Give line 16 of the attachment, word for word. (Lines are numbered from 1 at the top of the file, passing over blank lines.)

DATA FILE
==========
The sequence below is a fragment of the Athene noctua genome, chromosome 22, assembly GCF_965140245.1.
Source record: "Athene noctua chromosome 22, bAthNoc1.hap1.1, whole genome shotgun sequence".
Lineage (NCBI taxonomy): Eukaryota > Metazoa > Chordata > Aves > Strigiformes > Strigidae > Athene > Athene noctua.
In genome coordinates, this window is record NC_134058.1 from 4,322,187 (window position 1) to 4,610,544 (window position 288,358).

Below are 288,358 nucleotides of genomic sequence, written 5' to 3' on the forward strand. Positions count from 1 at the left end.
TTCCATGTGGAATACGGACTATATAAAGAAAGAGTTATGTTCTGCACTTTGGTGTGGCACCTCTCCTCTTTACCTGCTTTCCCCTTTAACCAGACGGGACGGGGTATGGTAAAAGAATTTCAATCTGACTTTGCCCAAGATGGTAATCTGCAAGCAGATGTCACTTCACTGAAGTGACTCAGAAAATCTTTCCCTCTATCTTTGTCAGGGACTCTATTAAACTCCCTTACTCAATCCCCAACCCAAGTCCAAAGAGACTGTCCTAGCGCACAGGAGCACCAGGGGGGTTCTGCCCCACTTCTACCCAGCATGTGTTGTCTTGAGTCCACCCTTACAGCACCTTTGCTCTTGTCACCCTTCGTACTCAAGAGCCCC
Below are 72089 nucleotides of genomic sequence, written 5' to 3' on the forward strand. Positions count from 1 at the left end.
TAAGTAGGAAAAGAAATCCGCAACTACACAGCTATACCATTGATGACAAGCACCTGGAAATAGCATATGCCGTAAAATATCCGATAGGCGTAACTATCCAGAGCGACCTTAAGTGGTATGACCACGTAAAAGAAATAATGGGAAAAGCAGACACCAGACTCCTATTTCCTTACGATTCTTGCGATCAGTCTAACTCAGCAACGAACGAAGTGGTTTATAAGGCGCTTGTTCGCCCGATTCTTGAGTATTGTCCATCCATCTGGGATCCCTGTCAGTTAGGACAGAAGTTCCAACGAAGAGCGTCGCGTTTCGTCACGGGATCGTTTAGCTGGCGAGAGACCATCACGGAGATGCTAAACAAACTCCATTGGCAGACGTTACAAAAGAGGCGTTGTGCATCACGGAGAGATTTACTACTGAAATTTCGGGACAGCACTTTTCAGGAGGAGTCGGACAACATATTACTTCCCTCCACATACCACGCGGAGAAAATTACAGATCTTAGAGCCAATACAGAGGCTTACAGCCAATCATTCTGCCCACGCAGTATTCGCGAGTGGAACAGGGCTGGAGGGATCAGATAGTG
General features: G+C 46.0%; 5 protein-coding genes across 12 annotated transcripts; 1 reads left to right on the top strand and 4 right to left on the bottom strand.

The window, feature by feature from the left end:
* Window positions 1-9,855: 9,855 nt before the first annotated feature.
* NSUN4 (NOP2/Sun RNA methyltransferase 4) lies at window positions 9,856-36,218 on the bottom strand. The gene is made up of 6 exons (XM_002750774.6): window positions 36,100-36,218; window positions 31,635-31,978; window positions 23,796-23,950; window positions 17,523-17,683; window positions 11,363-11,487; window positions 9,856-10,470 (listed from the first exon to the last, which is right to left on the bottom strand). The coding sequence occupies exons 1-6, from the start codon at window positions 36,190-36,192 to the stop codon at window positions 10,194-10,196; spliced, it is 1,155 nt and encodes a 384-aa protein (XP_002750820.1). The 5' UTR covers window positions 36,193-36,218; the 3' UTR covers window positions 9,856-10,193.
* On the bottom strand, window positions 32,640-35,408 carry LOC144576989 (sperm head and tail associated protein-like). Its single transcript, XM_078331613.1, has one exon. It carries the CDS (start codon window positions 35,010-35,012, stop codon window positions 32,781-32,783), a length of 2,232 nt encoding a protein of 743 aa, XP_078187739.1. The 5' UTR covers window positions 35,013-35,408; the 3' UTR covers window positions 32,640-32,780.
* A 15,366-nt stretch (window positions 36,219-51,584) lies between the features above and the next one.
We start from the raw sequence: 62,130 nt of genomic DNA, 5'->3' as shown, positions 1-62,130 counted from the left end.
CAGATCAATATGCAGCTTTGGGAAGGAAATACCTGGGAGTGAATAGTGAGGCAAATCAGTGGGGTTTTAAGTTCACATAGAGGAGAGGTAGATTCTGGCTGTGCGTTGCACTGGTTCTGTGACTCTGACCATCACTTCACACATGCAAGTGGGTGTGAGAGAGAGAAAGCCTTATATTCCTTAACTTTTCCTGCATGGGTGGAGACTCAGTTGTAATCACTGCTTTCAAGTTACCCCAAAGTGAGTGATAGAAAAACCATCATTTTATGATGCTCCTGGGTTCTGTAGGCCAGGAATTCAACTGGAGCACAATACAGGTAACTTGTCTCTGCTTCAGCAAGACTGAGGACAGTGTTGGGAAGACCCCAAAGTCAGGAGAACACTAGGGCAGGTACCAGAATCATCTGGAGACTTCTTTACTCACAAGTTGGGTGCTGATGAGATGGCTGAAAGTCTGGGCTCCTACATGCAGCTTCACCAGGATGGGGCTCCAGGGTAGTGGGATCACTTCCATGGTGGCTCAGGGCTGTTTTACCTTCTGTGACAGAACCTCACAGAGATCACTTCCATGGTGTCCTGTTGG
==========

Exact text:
CAGATCAATATGCAGCTTTGGGAAGGAAATACCTGGGAGTGAATAGTGAGGCAAATCAGTGGGGTTTTAAGTTCACATAGAGGAGAGGTAGATTCTGGCTGTGCGTTGCACTGGTTCTGTGACTCTGACCATCACTTCACACATGCAAGTGGGTGTGAGAGAGAGAAAGCCTTATATTCCTTAACTTTTCCTGCATGGGTGGAGACTCAGTTGTAATCACTGCTTTCAAGTTACCCCAAAGTGAGTGATAGAAAAACCATCATTTTATGATGCTCCTGGGTTCTGTAGGCCAGGAATTCAACTGGAGCACAATACAGGTAACTTGTCTCTGCTTCAGCAAGACTGAGGACAGTGTTGGGAAGACCCCAAAGTCAGGAGAACACTAGGGCAGGTACCAGAATCATCTGGAGACTTCTTTACTCACAAGTTGGGTGCTGATGAGATGGCTGAAAGTCTGGGCTCCTACATGCAGCTTCACCAGGATGGGGCTCCAGGGTAGTGGGATCACTTCCATGGTGGCTCAGGGCTGTTTTACCTTCTGTGACAGAACCTCACAGAGATCACTTCCATGGTGTCCTGTTGG